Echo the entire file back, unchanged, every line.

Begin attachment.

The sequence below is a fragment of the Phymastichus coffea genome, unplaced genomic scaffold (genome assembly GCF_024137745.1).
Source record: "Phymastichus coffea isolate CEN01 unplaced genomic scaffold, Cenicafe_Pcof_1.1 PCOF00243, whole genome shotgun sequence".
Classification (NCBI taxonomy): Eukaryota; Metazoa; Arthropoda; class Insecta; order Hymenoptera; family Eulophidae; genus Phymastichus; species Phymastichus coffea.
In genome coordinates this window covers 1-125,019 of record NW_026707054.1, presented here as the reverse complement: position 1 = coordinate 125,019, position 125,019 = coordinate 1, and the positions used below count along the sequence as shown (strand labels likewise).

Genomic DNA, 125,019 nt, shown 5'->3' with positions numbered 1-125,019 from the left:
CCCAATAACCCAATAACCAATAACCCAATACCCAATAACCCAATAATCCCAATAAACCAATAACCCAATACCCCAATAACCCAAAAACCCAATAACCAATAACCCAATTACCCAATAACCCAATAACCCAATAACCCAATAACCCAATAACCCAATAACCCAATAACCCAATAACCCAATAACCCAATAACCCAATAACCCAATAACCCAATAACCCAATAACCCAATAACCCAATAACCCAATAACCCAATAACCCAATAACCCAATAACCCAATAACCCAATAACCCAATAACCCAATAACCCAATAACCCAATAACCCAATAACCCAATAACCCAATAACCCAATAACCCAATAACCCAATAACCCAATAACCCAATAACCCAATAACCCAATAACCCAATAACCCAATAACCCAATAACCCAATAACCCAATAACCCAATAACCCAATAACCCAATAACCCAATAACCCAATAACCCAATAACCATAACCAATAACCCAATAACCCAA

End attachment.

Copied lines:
The sequence below is a fragment of the Phymastichus coffea genome, unplaced genomic scaffold (genome assembly GCF_024137745.1).
Source record: "Phymastichus coffea isolate CEN01 unplaced genomic scaffold, Cenicafe_Pcof_1.1 PCOF00243, whole genome shotgun sequence".
Classification (NCBI taxonomy): Eukaryota; Metazoa; Arthropoda; class Insecta; order Hymenoptera; family Eulophidae; genus Phymastichus; species Phymastichus coffea.
In genome coordinates this window covers 1-125,019 of record NW_026707054.1, presented here as the reverse complement: position 1 = coordinate 125,019, position 125,019 = coordinate 1, and the positions used below count along the sequence as shown (strand labels likewise).

Genomic DNA, 125,019 nt, shown 5'->3' with positions numbered 1-125,019 from the left:
CCCAATAACCCAATAACCAATAACCCAATACCCAATAACCCAATAATCCCAATAAACCAATAACCCAATACCCCAATAACCCAAAAACCCAATAACCAATAACCCAATTACCCAATAACCCAATAACCCAATAACCCAATAACCCAATAACCCAATAACCCAATAACCCAATAACCCAATAACCCAATAACCCAATAACCCAATAACCCAATAACCCAATAACCCAATAACCCAATAACCCAATAACCCAATAACCCAATAACCCAATAACCCAATAACCCAATAACCCAATAACCCAATAACCCAATAACCCAATAACCCAATAACCCAATAACCCAATAACCCAATAACCCAATAACCCAATAACCCAATAACCCAATAACCCAATAACCCAATAACCCAATAACCCAATAACCCAATAACCCAATAACCCAATAACCCAATAACCCAATAACCCAATAACCCAATAACCCAATAACCCAATAACCATAACCAATAACCCAATAACCCAA